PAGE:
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ICAEW highlights seven questions for preparers to be asking when writing corporate reports

  • ICAEW (Institute of Chartered Accountants in England and Wales) (lt green) Image

07 Jan 2016

The Institute of Chartered Accountants in England and Wales (ICAEW) has published an 'Audit Insights' publication that “offers seven questions for users, preparers and auditors to ask that will provide better information for this reporting season”. The ICAEW says that these suggested questions should be seen as complementing recent publications of the Financial Reporting Council (FRC) including its most recent publication on developments in narrative reporting.

The questions are:

1. Is everything in the report material?

The ICAEW highlights that “too many annual reports are too long and too complex” and that “the needs of the user needs to be at the heart of deciding what to report and how”.  This will ensure that the information is better understood by the user -‘will the user understand it’ will be a good benchmark.  The ICAEW also comments that only material information should be included.

2. Are performance measures credible?

The ICAEW indicates that Alternative Performance Measures (APM), if used, should be used “honestly”, on a consistent basis between periods and should be sufficiently explained so that a user understands what they are measuring, how they have been arrived at and how they tie into the financial information being provided.  This will ensure the credibility of APMs and avoid them distorting the underlying results.  

3. Is tax reporting understandable?

The ICAEW suggests that, given the increased focus on tax transparency, tax disclosures should be made more understandable by removing “technical tax and accounting jargon which is not well understood by readers”.  The ICAEW suggests that preparers should prepare the tax narrative with a “user’s mind-set” and should be challenged by auditors where the narrative is “unclear or incomplete” in explaining the tax charge and the company’s approach to tax.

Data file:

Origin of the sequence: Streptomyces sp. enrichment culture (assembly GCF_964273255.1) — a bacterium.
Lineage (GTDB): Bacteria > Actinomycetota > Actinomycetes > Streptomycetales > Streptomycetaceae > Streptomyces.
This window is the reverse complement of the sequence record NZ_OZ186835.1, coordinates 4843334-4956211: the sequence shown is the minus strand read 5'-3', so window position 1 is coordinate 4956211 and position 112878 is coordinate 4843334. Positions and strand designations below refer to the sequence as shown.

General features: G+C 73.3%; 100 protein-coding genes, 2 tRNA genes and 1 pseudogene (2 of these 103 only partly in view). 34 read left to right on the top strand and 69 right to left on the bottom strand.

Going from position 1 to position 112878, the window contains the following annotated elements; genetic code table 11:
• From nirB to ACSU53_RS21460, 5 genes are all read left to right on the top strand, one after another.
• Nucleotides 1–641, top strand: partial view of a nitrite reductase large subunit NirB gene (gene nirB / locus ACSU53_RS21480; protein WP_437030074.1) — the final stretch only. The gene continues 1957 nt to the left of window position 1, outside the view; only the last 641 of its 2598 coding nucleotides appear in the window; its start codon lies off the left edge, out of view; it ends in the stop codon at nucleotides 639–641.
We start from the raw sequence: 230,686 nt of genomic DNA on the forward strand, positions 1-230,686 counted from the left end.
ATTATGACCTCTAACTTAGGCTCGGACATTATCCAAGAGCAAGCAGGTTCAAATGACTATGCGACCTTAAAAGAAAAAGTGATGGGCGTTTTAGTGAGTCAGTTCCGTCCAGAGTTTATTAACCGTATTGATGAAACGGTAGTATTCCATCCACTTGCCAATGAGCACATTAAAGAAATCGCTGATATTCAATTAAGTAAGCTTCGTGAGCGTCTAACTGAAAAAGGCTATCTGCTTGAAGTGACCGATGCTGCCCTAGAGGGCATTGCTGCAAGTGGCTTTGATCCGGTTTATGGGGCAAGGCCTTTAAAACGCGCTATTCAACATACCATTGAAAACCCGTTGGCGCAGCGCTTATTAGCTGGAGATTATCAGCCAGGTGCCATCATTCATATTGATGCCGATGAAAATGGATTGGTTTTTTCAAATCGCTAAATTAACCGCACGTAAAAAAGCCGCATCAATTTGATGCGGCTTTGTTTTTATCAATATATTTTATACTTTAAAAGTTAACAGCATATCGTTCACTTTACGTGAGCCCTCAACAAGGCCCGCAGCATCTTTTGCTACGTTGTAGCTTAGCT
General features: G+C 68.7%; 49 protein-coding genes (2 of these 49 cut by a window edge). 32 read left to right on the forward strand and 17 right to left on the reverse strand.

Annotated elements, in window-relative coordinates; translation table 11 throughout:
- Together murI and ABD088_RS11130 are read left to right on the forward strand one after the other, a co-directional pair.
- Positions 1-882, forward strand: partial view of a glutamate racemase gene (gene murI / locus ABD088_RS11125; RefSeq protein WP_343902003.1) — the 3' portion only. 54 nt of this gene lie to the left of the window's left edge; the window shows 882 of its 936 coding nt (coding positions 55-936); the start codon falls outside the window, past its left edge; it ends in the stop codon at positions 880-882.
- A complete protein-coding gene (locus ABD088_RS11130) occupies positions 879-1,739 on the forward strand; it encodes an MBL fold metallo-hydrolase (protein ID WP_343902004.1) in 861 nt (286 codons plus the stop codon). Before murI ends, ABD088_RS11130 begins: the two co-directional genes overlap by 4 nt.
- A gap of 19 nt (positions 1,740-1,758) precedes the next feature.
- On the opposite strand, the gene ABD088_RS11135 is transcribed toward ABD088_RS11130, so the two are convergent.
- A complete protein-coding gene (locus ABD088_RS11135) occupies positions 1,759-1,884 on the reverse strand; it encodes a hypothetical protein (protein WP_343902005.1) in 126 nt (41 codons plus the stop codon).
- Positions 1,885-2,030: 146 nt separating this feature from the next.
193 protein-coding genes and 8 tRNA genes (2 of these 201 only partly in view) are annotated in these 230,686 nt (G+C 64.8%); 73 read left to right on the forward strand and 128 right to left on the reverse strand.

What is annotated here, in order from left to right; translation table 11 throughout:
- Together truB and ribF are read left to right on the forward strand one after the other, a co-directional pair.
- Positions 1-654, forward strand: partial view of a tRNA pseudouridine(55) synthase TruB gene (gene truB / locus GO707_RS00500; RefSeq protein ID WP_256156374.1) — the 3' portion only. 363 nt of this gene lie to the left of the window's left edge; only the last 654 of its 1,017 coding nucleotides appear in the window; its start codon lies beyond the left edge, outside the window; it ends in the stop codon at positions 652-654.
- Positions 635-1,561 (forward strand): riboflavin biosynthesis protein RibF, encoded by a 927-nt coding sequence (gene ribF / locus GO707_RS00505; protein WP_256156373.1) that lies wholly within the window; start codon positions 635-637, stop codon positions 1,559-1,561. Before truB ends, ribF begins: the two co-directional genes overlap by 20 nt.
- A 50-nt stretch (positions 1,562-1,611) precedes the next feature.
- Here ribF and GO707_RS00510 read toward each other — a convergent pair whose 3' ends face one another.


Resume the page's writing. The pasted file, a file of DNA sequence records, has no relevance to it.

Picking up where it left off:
4. Does the audit committee report on key issues?

The ICAEW indicates that audit committee reports can improve by ensuring that they are clear in describing what the audit committee did during the year to address key issues and also providing an indication of the issues it faced, debated and challenged.  

5. Is the audit report providing insights?

The ICAEW comments that the need to prepare new extended auditors reports have “greatly increased the quality of debate that auditors have with management, audit committees and boards”.  The ICAEW highlights that there are still examples of “boilerplate, less specific or meaningful descriptions” which do not provide specific insights into the specific audit being performed.  It suggests that the audit reports should be considered similarly to how directors consider the annual report – is it fair, balanced and understandable.  The auditor’s responses to identified audit risks should be insightful and specific and the reader should not be left with the “so what” question after reading the responses to them.

6. Does the remuneration report explain high pay?

The ICAEW comments that information contained within the remuneration report should be meaningful, concise and explain clearly why the executive pay is appropriate and justified.  

7. Is the company putting enough resources into reporting?

The ICAEW reminds companies that the overall quality of information contained within the annual reports can affect lending decisions.  It highlights that if companies are not providing the information that investors want then they will lose interest.  For smaller companies, the ICAEW indicates that the preparation of the annual report is probably “the one chance” that those companies have to communicate with the market and, therefore, to potential investors. 

The ICAEW is using this report to initiate a debate over corporate reporting as it believes “a more radical approach should be considered to address the challenges of complexity, fairness, balance and understandability of corporate reporting in the modern world”.  It indicates that these seven questions will form part of a more detailed report into corporate reporting, to be published in 2016, that will “offer recommendations to improve in the short term the quality of information provided in the “front half” of annual reports”. 

The full report is available on the ICAEW website.

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